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Transfer of Movable Property under U.S. Law

Discussed from a Functional Perspective


Martin Lilja

This book discusses legal rules for three functional commercial conflict situations under the laws of the U.S.A., mainly analyzing the U.C.C., the Bankruptcy Code, Common Law and Equity. In this context, the term conflict situation is meant to address a certain type of conflict arising between certain parties – e.g. buyer, seller, creditors of buyer or seller, or other types of third parties, like former title-holders to the goods – having certain colliding interests in the same property. The three conflict situations addressed in this book are the protection of a buyer in the seller’s insolvency, the protection of a seller in the buyer’s insolvency, and the conflict between a person formerly entitled to the goods and a good faith acquirer.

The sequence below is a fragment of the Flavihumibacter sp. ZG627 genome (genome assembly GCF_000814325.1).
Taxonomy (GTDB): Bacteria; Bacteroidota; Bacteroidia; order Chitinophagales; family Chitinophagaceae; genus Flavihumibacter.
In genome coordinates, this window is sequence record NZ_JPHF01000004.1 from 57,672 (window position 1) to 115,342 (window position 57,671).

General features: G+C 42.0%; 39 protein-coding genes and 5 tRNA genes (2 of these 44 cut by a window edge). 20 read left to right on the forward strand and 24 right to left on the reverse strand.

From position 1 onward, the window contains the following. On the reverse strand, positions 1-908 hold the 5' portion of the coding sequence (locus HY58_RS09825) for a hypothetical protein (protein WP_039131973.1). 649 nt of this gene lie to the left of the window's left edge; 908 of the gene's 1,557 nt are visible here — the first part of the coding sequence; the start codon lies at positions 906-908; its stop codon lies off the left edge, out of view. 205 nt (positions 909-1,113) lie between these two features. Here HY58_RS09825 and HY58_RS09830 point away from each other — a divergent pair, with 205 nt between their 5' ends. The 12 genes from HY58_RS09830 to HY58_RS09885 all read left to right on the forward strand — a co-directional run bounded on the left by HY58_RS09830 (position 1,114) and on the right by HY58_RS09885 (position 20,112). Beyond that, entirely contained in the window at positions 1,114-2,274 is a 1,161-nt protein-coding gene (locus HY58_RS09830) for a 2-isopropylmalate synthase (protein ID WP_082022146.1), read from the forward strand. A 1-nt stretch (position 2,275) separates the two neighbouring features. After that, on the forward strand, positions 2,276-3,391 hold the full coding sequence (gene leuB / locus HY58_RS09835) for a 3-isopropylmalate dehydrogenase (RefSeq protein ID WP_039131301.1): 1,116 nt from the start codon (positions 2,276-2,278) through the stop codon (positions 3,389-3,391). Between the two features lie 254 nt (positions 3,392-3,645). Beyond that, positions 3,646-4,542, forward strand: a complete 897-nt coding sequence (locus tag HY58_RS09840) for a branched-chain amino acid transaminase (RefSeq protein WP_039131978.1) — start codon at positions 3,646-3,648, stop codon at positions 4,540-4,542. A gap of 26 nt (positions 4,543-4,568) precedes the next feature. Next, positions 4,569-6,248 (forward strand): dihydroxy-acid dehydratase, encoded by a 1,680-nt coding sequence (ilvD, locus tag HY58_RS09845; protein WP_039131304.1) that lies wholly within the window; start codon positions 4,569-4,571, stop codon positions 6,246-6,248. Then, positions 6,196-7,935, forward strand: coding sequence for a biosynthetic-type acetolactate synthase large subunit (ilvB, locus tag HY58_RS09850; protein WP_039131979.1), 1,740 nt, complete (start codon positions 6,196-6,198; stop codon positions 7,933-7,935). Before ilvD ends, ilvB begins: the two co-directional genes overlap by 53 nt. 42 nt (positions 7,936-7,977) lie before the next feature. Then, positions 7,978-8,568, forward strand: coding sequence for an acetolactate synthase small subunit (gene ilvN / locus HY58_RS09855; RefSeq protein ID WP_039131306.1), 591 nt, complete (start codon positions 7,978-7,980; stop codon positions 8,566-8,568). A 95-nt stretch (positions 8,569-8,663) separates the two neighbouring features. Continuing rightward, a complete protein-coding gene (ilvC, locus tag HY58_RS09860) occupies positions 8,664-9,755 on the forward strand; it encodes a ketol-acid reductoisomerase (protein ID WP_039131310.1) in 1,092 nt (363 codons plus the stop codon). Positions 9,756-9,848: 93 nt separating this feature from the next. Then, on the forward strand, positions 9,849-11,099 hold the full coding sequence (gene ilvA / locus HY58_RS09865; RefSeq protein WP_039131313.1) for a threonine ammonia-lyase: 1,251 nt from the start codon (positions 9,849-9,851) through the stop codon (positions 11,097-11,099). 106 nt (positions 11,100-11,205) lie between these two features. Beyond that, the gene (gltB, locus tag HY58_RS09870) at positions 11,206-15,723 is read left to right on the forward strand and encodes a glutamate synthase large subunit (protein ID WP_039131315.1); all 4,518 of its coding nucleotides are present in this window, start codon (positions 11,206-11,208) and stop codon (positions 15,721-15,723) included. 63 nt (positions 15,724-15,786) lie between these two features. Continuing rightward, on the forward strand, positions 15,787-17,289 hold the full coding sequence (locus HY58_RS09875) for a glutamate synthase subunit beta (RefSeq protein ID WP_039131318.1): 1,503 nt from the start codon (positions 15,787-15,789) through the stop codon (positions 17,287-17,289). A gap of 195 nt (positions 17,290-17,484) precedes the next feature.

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IV. The conflict between a person with older rights and a buyer from a non-owner (good faith acquisition)


The issue: The focus here is on whether a person who buys goods from a seller who is not the owner – and has no right to dispose of the goods – will have a right to keep the goods (or, theoretically, other means of protection) as against the original owner.

The rules on this conflict situation are found in the Civil Code, primarily articles 521, 522 and 524.

Art. 521. Lost or stolen thing.

One who has possession of a lost or stolen thing may not transfer its ownership to another. For purposes of this Chapter, a thing is stolen when one has taken possession of it without the consent of its owner. A thing is not stolen when the owner delivers it or transfers its ownership to another as a result of fraud.

Art. 524. Recovery of lost or stolen things.

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